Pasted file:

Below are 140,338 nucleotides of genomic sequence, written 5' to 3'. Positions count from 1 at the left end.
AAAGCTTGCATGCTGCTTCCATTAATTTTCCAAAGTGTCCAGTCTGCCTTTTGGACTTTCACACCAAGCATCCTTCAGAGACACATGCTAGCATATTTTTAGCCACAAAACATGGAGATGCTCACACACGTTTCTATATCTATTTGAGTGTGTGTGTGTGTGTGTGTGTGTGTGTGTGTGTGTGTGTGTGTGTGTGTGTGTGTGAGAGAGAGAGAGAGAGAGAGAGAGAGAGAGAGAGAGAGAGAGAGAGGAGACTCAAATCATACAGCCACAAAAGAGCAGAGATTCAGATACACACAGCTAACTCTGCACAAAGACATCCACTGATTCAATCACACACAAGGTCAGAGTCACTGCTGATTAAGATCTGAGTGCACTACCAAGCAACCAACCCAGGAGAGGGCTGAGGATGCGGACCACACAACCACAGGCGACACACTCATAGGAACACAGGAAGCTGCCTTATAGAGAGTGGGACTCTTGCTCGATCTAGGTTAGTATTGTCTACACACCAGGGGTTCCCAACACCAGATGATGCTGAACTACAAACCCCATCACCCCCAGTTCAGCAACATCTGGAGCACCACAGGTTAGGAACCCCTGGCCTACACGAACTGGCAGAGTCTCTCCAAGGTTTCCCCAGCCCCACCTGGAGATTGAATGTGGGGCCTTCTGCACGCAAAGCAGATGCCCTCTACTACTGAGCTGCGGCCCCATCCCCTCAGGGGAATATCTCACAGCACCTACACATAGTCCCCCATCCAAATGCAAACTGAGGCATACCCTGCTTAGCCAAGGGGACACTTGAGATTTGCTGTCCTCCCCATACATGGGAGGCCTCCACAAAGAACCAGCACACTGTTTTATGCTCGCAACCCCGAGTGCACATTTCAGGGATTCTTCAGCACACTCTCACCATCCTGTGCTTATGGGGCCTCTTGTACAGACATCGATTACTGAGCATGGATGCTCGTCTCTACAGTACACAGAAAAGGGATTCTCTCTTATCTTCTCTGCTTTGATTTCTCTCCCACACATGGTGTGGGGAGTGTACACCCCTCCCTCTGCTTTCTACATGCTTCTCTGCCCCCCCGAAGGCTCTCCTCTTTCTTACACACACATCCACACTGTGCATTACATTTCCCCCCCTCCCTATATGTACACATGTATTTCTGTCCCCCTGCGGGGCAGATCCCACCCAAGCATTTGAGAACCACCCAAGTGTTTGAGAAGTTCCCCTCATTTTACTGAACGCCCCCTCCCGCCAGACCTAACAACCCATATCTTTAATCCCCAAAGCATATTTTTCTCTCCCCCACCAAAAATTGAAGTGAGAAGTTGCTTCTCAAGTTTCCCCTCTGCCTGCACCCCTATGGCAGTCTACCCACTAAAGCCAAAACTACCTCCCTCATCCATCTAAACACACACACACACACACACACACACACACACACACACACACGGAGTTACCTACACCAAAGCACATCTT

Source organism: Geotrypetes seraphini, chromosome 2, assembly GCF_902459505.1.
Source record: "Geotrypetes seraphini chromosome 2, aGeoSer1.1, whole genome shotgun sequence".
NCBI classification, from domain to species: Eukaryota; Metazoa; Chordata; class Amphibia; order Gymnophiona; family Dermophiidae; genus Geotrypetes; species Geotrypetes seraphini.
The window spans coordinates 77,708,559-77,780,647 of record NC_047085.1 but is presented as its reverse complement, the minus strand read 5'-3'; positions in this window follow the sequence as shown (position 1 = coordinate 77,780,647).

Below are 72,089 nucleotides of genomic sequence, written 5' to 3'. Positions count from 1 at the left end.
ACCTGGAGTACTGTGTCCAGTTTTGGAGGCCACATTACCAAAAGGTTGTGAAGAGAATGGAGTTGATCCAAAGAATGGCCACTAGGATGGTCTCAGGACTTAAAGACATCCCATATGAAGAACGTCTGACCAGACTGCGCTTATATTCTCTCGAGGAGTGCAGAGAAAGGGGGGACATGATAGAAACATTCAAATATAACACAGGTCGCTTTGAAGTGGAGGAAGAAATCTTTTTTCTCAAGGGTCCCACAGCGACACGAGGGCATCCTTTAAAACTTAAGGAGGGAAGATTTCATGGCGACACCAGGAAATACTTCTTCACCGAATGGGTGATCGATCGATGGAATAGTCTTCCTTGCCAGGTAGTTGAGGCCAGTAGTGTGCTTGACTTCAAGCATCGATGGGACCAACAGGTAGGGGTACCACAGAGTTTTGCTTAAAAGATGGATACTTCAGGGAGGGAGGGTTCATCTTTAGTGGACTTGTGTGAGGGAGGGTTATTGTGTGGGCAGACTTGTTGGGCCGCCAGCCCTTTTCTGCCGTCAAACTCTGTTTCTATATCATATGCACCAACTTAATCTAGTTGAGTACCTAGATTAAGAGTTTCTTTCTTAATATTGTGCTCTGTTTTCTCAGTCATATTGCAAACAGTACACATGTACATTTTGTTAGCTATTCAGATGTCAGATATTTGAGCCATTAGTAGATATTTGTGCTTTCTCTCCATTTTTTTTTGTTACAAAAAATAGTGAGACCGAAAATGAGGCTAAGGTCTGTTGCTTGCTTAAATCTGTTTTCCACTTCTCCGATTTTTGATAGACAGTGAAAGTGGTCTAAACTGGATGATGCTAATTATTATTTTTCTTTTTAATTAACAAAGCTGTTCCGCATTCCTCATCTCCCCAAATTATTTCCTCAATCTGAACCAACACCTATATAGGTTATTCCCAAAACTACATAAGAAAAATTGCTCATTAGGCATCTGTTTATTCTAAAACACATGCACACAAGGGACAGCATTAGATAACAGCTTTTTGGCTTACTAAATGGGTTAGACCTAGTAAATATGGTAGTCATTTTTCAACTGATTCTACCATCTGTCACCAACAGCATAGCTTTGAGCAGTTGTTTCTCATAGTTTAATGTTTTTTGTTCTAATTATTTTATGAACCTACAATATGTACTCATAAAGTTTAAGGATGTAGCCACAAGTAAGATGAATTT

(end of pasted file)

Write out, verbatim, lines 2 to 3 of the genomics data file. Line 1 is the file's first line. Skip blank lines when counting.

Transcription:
AAAGCTTGCATGCTGCTTCCATTAATTTTCCAAAGTGTCCAGTCTGCCTTTTGGACTTTCACACCAAGCATCCTTCAGAGACACATGCTAGCATATTTTTAGCCACAAAACATGGAGATGCTCACACACGTTTCTATATCTATTTGAGTGTGTGTGTGTGTGTGTGTGTGTGTGTGTGTGTGTGTGTGTGTGTGTGTGTGTGTGAGAGAGAGAGAGAGAGAGAGAGAGAGAGAGAGAGAGAGAGAGAGAGGAGACTCAAATCATACAGCCACAAAAGAGCAGAGATTCAGATACACACAGCTAACTCTGCACAAAGACATCCACTGATTCAATCACACACAAGGTCAGAGTCACTGCTGATTAAGATCTGAGTGCACTACCAAGCAACCAACCCAGGAGAGGGCTGAGGATGCGGACCACACAACCACAGGCGACACACTCATAGGAACACAGGAAGCTGCCTTATAGAGAGTGGGACTCTTGCTCGATCTAGGTTAGTATTGTCTACACACCAGGGGTTCCCAACACCAGATGATGCTGAACTACAAACCCCATCACCCCCAGTTCAGCAACATCTGGAGCACCACAGGTTAGGAACCCCTGGCCTACACGAACTGGCAGAGTCTCTCCAAGGTTTCCCCAGCCCCACCTGGAGATTGAATGTGGGGCCTTCTGCACGCAAAGCAGATGCCCTCTACTACTGAGCTGCGGCCCCATCCCCTCAGGGGAATATCTCACAGCACCTACACATAGTCCCCCATCCAAATGCAAACTGAGGCATACCCTGCTTAGCCAAGGGGACACTTGAGATTTGCTGTCCTCCCCATACATGGGAGGCCTCCACAAAGAACCAGCACACTGTTTTATGCTCGCAACCCCGAGTGCACATTTCAGGGATTCTTCAGCACACTCTCACCATCCTGTGCTTATGGGGCCTCTTGTACAGACATCGATTACTGAGCATGGATGCTCGTCTCTACAGTACACAGAAAAGGGATTCTCTCTTATCTTCTCTGCTTTGATTTCTCTCCCACACATGGTGTGGGGAGTGTACACCCCTCCCTCTGCTTTCTACATGCTTCTCTGCCCCCCCGAAGGCTCTCCTCTTTCTTACACACACATCCACACTGTGCATTACATTTCCCCCCCTCCCTATATGTACACATGTATTTCTGTCCCCCTGCGGGGCAGATCCCACCCAAGCATTTGAGAACCACCCAAGTGTTTGAGAAGTTCCCCTCATTTTACTGAACGCCCCCTCCCGCCAGACCTAACAACCCATATCTTTAATCCCCAAAGCATATTTTTCTCTCCCCCACCAAAAATTGAAGTGAGAAGTTGCTTCTCAAGTTTCCCCTCTGCCTGCACCCCTATGGCAGTCTACCCACTAAAGCCAAAACTACCTCCCTCATCCATCTAAACACACACACACACACACACACACACACACACACACACACACGGAGTTACCTACACCAAAGCACATCTT

Source organism: Geotrypetes seraphini, chromosome 2, assembly GCF_902459505.1.